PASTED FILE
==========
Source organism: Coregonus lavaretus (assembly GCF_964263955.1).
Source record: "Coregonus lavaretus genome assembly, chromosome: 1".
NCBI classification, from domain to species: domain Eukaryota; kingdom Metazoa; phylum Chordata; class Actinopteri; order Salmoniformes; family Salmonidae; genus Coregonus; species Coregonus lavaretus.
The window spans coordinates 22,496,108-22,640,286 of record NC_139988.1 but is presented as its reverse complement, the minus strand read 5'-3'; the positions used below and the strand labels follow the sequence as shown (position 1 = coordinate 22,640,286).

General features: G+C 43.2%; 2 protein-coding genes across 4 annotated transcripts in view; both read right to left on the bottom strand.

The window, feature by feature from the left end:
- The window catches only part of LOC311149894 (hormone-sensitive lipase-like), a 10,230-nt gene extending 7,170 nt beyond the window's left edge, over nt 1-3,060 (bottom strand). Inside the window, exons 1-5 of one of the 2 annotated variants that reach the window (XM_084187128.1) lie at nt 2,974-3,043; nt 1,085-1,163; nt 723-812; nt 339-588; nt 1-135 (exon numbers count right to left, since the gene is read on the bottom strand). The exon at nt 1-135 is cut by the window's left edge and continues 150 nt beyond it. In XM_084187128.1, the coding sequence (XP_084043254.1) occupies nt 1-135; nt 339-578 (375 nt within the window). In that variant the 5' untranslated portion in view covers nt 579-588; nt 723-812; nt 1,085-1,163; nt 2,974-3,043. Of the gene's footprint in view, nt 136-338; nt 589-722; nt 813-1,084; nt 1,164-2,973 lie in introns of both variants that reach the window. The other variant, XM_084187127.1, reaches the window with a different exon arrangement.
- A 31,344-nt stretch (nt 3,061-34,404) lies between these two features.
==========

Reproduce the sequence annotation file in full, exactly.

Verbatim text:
Source organism: Coregonus lavaretus (assembly GCF_964263955.1).
Source record: "Coregonus lavaretus genome assembly, chromosome: 1".
NCBI classification, from domain to species: domain Eukaryota; kingdom Metazoa; phylum Chordata; class Actinopteri; order Salmoniformes; family Salmonidae; genus Coregonus; species Coregonus lavaretus.
The window spans coordinates 22,496,108-22,640,286 of record NC_139988.1 but is presented as its reverse complement, the minus strand read 5'-3'; the positions used below and the strand labels follow the sequence as shown (position 1 = coordinate 22,640,286).

General features: G+C 43.2%; 2 protein-coding genes across 4 annotated transcripts in view; both read right to left on the bottom strand.

The window, feature by feature from the left end:
- The window catches only part of LOC311149894 (hormone-sensitive lipase-like), a 10,230-nt gene extending 7,170 nt beyond the window's left edge, over nt 1-3,060 (bottom strand). Inside the window, exons 1-5 of one of the 2 annotated variants that reach the window (XM_084187128.1) lie at nt 2,974-3,043; nt 1,085-1,163; nt 723-812; nt 339-588; nt 1-135 (exon numbers count right to left, since the gene is read on the bottom strand). The exon at nt 1-135 is cut by the window's left edge and continues 150 nt beyond it. In XM_084187128.1, the coding sequence (XP_084043254.1) occupies nt 1-135; nt 339-578 (375 nt within the window). In that variant the 5' untranslated portion in view covers nt 579-588; nt 723-812; nt 1,085-1,163; nt 2,974-3,043. Of the gene's footprint in view, nt 136-338; nt 589-722; nt 813-1,084; nt 1,164-2,973 lie in introns of both variants that reach the window. The other variant, XM_084187127.1, reaches the window with a different exon arrangement.
- A 31,344-nt stretch (nt 3,061-34,404) lies between these two features.